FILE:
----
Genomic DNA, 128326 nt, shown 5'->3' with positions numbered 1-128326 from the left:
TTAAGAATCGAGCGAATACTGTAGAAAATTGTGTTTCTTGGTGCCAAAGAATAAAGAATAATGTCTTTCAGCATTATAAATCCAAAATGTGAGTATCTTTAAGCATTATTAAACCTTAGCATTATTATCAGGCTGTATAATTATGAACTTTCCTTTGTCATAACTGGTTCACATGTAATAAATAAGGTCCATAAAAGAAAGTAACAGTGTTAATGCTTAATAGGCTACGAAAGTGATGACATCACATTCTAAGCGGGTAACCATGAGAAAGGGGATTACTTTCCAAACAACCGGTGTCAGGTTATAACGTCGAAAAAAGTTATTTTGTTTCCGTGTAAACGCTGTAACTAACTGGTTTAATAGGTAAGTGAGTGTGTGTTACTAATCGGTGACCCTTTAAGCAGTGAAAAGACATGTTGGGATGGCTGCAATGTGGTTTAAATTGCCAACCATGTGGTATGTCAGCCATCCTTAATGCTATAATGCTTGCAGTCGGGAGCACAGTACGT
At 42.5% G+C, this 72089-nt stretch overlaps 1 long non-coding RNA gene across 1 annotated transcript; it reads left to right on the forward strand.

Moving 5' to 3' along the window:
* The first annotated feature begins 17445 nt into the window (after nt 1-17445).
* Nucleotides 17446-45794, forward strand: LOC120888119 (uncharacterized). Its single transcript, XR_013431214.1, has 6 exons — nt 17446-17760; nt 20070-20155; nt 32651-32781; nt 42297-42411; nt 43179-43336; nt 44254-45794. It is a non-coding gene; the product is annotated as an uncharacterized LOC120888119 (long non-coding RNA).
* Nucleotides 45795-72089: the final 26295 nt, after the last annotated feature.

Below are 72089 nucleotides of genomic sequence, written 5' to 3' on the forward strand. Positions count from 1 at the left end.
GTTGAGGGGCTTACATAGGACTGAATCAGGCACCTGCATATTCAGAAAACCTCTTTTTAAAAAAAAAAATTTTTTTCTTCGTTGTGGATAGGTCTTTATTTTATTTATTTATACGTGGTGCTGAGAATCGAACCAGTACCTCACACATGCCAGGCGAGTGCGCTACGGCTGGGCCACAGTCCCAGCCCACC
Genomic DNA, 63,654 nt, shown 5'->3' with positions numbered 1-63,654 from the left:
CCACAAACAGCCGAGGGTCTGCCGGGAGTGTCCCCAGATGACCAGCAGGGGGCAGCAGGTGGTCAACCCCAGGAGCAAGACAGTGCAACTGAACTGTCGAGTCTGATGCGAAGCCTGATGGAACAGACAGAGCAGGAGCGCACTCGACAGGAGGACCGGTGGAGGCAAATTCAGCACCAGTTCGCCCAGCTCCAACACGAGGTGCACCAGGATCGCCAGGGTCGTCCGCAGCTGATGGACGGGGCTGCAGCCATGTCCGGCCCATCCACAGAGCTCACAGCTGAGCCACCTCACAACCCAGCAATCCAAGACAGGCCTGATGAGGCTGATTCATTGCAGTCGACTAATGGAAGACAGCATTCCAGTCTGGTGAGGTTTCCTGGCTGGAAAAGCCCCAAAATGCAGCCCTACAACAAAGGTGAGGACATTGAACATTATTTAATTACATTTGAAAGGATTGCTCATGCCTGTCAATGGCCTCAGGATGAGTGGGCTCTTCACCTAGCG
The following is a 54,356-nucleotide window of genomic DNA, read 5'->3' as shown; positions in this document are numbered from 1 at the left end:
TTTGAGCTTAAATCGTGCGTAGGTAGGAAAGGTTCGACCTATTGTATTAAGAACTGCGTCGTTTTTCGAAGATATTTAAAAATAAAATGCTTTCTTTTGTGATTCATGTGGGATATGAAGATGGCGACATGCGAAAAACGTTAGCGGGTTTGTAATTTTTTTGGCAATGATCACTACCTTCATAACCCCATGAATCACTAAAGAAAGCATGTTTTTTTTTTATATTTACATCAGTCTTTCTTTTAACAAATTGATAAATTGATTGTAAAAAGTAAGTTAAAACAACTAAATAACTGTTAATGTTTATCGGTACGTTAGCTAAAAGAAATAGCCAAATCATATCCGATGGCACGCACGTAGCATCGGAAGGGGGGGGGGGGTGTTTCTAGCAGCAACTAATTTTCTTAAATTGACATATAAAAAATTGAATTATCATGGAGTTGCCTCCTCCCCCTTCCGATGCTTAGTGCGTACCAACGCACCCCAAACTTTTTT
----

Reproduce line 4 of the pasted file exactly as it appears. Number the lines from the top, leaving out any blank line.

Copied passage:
Moving 5' to 3' along the window: